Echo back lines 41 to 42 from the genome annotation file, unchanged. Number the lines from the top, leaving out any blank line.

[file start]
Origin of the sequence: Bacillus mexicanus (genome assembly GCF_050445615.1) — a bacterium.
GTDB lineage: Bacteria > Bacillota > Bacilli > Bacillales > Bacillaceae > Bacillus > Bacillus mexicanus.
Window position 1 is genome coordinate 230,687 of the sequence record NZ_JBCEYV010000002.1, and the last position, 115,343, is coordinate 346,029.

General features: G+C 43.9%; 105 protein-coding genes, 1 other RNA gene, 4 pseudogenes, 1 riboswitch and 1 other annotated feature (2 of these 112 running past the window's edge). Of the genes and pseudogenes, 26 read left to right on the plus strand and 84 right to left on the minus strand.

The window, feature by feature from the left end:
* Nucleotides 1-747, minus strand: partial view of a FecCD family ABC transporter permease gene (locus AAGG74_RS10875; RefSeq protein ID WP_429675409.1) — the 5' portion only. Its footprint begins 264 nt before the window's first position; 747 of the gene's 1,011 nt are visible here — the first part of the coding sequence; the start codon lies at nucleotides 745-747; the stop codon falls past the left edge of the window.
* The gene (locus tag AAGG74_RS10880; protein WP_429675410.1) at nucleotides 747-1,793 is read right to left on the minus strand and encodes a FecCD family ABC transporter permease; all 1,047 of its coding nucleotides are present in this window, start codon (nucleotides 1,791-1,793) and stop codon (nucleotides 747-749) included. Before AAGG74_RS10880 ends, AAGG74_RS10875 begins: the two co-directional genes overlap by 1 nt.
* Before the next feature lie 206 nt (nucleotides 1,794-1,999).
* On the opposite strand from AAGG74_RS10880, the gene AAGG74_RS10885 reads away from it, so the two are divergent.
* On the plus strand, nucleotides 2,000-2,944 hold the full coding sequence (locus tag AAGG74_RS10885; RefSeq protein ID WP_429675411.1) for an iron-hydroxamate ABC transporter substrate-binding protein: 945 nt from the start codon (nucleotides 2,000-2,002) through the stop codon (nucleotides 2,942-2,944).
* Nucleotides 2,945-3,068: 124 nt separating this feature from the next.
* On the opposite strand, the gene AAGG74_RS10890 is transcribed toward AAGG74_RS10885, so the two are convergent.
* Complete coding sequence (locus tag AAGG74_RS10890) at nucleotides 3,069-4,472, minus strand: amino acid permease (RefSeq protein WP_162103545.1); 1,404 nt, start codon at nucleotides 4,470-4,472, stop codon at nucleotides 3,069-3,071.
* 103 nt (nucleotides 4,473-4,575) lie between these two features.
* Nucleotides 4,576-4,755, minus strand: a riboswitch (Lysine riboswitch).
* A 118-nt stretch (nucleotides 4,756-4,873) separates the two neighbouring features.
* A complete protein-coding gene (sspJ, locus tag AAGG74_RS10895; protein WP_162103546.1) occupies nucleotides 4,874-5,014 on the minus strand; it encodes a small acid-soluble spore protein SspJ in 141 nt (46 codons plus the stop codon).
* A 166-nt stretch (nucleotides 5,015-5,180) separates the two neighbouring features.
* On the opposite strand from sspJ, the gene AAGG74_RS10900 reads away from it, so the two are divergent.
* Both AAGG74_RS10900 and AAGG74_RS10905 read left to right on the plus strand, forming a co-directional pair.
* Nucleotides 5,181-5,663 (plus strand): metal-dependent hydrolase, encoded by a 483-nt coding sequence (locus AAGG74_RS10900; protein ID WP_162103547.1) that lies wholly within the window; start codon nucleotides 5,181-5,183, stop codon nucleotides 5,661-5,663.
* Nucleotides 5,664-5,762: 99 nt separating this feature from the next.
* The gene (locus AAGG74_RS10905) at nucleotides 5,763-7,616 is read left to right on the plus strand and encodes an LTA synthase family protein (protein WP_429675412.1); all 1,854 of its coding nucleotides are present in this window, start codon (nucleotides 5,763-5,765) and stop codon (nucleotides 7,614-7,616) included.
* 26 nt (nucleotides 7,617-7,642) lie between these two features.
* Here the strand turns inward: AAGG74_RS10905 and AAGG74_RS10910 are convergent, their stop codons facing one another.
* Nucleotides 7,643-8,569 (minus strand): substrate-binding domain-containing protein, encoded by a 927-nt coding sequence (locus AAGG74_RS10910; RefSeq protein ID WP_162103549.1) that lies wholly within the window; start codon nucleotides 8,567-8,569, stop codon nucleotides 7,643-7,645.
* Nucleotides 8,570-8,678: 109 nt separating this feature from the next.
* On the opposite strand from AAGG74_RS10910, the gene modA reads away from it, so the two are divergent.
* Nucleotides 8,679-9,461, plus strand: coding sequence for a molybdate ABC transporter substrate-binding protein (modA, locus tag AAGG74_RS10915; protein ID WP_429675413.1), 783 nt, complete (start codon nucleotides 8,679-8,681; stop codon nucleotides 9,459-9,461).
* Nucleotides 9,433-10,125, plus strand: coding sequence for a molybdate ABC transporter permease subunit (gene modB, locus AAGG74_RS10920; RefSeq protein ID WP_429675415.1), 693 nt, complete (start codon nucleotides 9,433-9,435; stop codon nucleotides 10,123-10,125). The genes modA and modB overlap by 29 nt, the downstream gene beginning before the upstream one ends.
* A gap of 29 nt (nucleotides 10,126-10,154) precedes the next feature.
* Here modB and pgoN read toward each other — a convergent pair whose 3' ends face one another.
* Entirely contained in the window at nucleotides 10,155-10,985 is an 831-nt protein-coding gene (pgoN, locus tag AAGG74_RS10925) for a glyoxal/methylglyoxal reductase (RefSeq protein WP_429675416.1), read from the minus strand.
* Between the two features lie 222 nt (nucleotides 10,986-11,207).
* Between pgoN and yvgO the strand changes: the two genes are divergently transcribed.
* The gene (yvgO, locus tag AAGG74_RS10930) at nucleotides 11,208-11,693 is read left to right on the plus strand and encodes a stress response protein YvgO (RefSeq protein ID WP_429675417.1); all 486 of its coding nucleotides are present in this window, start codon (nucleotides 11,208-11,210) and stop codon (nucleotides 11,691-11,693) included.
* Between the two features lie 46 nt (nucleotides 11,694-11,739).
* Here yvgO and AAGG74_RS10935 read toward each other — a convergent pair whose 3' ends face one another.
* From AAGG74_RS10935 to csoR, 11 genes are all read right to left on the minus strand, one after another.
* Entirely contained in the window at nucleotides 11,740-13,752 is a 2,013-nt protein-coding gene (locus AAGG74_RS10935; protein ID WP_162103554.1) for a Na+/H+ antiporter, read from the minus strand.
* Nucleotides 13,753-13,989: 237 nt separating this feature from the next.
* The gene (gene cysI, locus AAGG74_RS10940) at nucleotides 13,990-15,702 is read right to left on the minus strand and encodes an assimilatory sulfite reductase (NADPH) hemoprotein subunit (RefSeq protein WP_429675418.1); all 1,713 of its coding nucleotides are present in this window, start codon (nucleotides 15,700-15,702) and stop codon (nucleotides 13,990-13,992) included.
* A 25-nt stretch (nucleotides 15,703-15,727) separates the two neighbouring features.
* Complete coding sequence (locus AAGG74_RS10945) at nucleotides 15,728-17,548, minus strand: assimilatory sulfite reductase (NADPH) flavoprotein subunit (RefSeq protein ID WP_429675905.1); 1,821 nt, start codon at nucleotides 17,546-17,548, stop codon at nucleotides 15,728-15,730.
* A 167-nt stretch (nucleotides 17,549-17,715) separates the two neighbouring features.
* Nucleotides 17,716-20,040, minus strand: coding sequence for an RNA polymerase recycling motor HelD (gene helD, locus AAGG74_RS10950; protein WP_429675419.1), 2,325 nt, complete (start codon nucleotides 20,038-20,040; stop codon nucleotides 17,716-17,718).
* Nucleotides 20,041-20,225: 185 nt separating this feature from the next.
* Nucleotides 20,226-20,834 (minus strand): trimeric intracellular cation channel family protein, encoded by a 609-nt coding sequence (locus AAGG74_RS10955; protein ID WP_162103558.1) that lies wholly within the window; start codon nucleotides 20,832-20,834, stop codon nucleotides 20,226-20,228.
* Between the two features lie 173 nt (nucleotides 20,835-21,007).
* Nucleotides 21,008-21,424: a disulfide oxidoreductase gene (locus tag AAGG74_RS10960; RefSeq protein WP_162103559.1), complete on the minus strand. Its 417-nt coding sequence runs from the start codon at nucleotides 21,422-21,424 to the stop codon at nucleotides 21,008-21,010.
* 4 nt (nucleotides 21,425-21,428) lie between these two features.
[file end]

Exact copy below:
* Nucleotides 13,753-13,989: 237 nt separating this feature from the next.
* The gene (gene cysI, locus AAGG74_RS10940) at nucleotides 13,990-15,702 is read right to left on the minus strand and encodes an assimilatory sulfite reductase (NADPH) hemoprotein subunit (RefSeq protein WP_429675418.1); all 1,713 of its coding nucleotides are present in this window, start codon (nucleotides 15,700-15,702) and stop codon (nucleotides 13,990-13,992) included.